Change is hard – which is why managing shifts within the enterprise has evolved into a discipline in its own right. Change management refers to strategies and processes to support individuals as they navigate and adopt organizational changes, whether that’s expanding into new product lines or adopting a new technological platform.
While experts have been studying the best methods of effectively driving change since at least the 1940s, a recent study suggests that the most effective way to speed adoption in the face of organizational change is to focus not on the change itself, but to emphasize what will remain the same.
It may seem counter-intuitive, but the study, published in the journal the Academy of Management, posited that a root cause of resistance to change within organizations is that employees place a high value in their sense of organizational identity. Change is often seen as a threat to this. “People fear that after the change, the organization will no longer be the organization they value and identify with — and the higher the uncertainty surrounding the change, the more they anticipate such threats to the organizational identity they hold dear,” wrote researchers Merlijn Venus, Daan Stam and Daan van Knippenberg in an article in the Harvard Business Review.
To test their theory, the researchers conducted two experiments comparing the resulting level of support when announcements of impending business changes were accompanied by messaging emphasizing a vision of continuity versus announcements conveyed the change only. In both tests, the researchers found that subjects were more willing to embrace changes when leadership emphasized what would remain the same.
Rolling out new technology is one area where many businesses see resistance to change among employees. But this research offers three big messaging takeaways for business leaders looking to deploy a new work execution platform.
1. Highlight What Is Familiar About the New Tool
Even for the most tech-savvy employees in an organization, learning how to use a new tool or platform can be intimidating. Often the fear is that figuring out how to use a new platform will slow work down, resulting in resistance, frustration, and failed projects.
By choosing a work execution platform with a familiar interface and highlighting how the new platform is similar to other tools and applications that employees already know how to use, business leaders can help facilitate adoption and drive the success of the platform across their organization.
2. Emphasize That a New Platform Won’t Replace Existing Projects or Beloved Tools
A new work execution platform won’t change the nature of the work being done, but it will improve the ease of accomplishing key tasks. Though employees’ core work functions and objectives remain the same, a new platform presents an opportunity to achieve results more efficiently and effectively. For example, features that allow employees more visual ways to see project-related tasks and timelines or that empower them to leverage data to make better, faster decisions are simply tools that help them to achieve their existing goals.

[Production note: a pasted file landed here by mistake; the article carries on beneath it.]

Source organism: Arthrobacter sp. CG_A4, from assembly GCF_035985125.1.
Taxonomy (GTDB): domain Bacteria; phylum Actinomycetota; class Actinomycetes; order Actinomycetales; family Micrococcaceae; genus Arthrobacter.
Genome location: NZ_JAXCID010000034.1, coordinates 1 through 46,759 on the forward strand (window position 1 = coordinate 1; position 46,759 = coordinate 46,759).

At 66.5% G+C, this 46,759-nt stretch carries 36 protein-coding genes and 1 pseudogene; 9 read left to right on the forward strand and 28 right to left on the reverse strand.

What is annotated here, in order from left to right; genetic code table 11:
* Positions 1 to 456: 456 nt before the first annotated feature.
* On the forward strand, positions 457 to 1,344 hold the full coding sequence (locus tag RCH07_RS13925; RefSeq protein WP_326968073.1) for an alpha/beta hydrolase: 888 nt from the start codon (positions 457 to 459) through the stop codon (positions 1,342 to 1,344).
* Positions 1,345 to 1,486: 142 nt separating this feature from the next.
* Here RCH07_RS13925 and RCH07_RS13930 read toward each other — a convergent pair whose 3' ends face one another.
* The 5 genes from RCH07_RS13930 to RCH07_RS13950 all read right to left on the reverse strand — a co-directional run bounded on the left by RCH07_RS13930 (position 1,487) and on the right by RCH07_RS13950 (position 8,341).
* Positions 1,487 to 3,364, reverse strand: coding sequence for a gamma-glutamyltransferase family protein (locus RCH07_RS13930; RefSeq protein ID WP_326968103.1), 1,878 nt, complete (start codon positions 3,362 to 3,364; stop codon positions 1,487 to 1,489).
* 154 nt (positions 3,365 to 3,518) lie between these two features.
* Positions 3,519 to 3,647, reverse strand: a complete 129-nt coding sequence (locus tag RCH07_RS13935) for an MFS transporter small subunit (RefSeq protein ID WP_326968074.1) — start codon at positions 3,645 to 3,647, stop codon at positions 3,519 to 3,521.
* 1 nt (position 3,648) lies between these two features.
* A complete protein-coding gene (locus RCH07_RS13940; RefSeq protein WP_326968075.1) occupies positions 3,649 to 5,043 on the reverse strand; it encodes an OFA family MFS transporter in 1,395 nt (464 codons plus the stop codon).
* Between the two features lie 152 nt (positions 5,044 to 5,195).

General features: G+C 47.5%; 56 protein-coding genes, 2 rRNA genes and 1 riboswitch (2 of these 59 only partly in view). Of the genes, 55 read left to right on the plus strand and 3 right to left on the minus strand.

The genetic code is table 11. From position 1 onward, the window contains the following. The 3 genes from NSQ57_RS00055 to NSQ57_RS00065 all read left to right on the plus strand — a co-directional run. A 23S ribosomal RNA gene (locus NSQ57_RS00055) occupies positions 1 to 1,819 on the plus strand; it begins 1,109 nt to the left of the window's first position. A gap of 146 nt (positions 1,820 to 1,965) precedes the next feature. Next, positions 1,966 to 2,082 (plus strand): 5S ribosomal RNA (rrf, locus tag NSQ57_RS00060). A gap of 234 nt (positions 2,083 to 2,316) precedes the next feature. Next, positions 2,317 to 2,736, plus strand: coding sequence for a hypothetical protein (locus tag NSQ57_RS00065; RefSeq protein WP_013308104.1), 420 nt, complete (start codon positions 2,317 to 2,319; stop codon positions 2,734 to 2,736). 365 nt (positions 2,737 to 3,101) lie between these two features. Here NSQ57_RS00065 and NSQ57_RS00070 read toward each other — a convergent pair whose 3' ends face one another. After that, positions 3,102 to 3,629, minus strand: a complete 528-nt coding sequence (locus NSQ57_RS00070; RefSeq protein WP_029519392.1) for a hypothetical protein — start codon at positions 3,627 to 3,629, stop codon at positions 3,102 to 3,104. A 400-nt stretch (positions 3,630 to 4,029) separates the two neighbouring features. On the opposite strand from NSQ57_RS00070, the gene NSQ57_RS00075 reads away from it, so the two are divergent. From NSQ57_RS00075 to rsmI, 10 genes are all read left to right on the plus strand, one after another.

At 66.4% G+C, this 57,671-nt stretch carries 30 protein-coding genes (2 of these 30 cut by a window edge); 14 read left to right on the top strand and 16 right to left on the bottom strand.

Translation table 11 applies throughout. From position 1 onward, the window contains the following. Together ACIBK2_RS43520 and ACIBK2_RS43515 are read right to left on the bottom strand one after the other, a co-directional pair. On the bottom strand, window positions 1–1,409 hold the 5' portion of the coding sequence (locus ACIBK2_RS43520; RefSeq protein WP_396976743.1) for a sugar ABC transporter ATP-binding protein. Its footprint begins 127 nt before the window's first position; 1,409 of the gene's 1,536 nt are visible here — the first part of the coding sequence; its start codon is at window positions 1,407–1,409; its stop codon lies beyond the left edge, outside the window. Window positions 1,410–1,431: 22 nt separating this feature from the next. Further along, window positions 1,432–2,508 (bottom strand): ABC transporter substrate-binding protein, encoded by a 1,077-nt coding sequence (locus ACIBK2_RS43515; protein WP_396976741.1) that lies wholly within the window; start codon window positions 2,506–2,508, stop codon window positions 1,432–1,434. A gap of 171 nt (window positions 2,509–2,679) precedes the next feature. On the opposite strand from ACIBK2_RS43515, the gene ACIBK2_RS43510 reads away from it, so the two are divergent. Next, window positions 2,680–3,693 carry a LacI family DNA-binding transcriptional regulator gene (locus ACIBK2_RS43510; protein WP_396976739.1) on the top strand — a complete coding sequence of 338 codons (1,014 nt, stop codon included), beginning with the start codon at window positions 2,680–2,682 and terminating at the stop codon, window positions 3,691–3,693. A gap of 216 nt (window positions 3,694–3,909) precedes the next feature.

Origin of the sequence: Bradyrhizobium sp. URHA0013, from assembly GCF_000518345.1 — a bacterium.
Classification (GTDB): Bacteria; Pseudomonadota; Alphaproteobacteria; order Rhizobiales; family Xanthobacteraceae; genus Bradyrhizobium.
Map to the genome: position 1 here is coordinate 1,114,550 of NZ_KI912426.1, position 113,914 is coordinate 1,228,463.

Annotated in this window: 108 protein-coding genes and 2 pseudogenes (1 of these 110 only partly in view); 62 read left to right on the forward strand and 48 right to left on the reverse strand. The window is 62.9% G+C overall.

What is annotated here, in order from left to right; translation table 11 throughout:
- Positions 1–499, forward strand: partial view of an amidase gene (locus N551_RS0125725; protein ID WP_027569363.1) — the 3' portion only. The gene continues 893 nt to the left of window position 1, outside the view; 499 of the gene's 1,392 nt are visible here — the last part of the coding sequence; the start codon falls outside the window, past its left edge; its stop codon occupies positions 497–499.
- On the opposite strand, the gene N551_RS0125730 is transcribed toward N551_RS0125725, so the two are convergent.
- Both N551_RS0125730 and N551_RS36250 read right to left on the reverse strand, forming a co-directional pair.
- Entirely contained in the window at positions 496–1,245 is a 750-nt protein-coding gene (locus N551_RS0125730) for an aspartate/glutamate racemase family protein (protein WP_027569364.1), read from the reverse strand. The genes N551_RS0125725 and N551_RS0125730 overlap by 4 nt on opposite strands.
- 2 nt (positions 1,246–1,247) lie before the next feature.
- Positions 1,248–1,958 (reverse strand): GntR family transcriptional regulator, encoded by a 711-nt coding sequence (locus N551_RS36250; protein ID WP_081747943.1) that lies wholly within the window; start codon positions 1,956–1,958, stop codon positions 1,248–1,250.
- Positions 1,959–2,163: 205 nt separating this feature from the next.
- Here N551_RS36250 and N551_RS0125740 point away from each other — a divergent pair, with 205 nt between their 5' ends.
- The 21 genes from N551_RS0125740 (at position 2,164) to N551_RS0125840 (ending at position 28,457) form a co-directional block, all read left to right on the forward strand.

Furthermore, the right work execution platform shouldn’t replace other tools employees already use comfortably and find helpful and effective. Whether your team uses communication apps such as Google Hangouts or Slack, CRM software such as Salesforce or other common enterprise solutions, your new work execution platform should integrate seamlessly with the tools you’re already using to get work done. Rather replacing something people know and like, your work execution platform should connect disparate tools and help employees get more out of those tools overall.
3. Remind Employees That the End-Goal Remains the Same – but Some Pain Points Will Disappear
Of course, there would be no point in onboarding new software if the end result was only going to be same-old. While it’s important to remind employees that work responsibilities will largely remain the same, work management tools resolve common pain points by eliminating some routine tasks altogether. Smartsheet found that more than 40 percent of employees spend more than a day each week performing manual repetitive tasks. While the necessity of such work may never go away, automating functions such as data collection, status updates and approvals relieves employees of this monotonous but necessary burden. Once they adopt the new platform, employees will have more time and energy to devote to work that truly drives their end goals.
A new work execution platform may seem like a major shift for some employees – and if not managed, that perception can result in lagging adoption. But by presenting a new platform as an opportunity to work more collaboratively and efficiently while emphasizing that the goals and objectives remain the same, research suggests employees may be more willing – if not eager – to embrace new solutions.